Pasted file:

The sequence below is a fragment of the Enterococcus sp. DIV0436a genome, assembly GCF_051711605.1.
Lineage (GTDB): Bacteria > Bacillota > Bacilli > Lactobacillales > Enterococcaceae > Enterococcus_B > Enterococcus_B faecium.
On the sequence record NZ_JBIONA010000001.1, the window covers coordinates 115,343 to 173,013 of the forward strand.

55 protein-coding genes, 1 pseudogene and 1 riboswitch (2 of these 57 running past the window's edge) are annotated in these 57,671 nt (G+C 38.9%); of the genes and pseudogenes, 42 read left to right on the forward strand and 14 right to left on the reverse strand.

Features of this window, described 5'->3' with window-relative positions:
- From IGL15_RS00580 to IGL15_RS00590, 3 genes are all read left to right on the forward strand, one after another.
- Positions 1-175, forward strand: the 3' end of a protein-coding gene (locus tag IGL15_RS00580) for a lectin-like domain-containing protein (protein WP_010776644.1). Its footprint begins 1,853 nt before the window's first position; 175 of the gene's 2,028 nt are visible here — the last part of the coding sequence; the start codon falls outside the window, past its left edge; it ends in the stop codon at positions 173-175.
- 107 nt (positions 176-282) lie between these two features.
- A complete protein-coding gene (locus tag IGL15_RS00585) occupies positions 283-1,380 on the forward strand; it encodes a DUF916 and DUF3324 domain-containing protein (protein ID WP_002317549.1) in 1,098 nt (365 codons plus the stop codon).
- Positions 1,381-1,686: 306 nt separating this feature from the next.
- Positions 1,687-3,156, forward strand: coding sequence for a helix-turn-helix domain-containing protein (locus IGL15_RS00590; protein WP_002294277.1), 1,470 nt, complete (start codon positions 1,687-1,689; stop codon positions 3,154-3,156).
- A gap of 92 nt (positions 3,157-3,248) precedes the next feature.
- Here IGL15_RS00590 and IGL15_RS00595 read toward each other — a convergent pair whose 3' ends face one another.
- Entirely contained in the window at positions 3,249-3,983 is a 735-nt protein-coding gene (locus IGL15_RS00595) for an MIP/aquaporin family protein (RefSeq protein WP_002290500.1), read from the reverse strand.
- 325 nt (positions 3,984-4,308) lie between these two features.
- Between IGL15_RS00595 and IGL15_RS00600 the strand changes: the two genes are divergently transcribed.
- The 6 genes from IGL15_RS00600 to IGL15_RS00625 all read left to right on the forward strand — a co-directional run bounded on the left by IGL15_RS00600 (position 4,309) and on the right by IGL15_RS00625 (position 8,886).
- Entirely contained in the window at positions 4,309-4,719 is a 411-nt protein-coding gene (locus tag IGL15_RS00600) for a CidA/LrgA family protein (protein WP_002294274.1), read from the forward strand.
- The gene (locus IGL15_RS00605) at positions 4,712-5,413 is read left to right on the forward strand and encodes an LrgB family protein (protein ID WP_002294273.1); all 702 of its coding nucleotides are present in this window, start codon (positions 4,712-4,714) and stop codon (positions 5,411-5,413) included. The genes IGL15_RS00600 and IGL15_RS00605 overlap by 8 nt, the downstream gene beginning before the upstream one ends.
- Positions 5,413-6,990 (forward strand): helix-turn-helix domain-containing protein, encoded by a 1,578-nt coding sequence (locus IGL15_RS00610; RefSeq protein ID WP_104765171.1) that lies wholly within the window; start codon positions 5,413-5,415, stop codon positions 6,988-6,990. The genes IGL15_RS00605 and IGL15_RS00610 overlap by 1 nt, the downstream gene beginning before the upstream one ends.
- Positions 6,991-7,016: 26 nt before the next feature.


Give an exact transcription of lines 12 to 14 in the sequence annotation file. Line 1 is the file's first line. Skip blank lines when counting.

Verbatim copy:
- A gap of 92 nt (positions 3,157-3,248) precedes the next feature.
- Here IGL15_RS00590 and IGL15_RS00595 read toward each other — a convergent pair whose 3' ends face one another.
- Entirely contained in the window at positions 3,249-3,983 is a 735-nt protein-coding gene (locus IGL15_RS00595) for an MIP/aquaporin family protein (RefSeq protein WP_002290500.1), read from the reverse strand.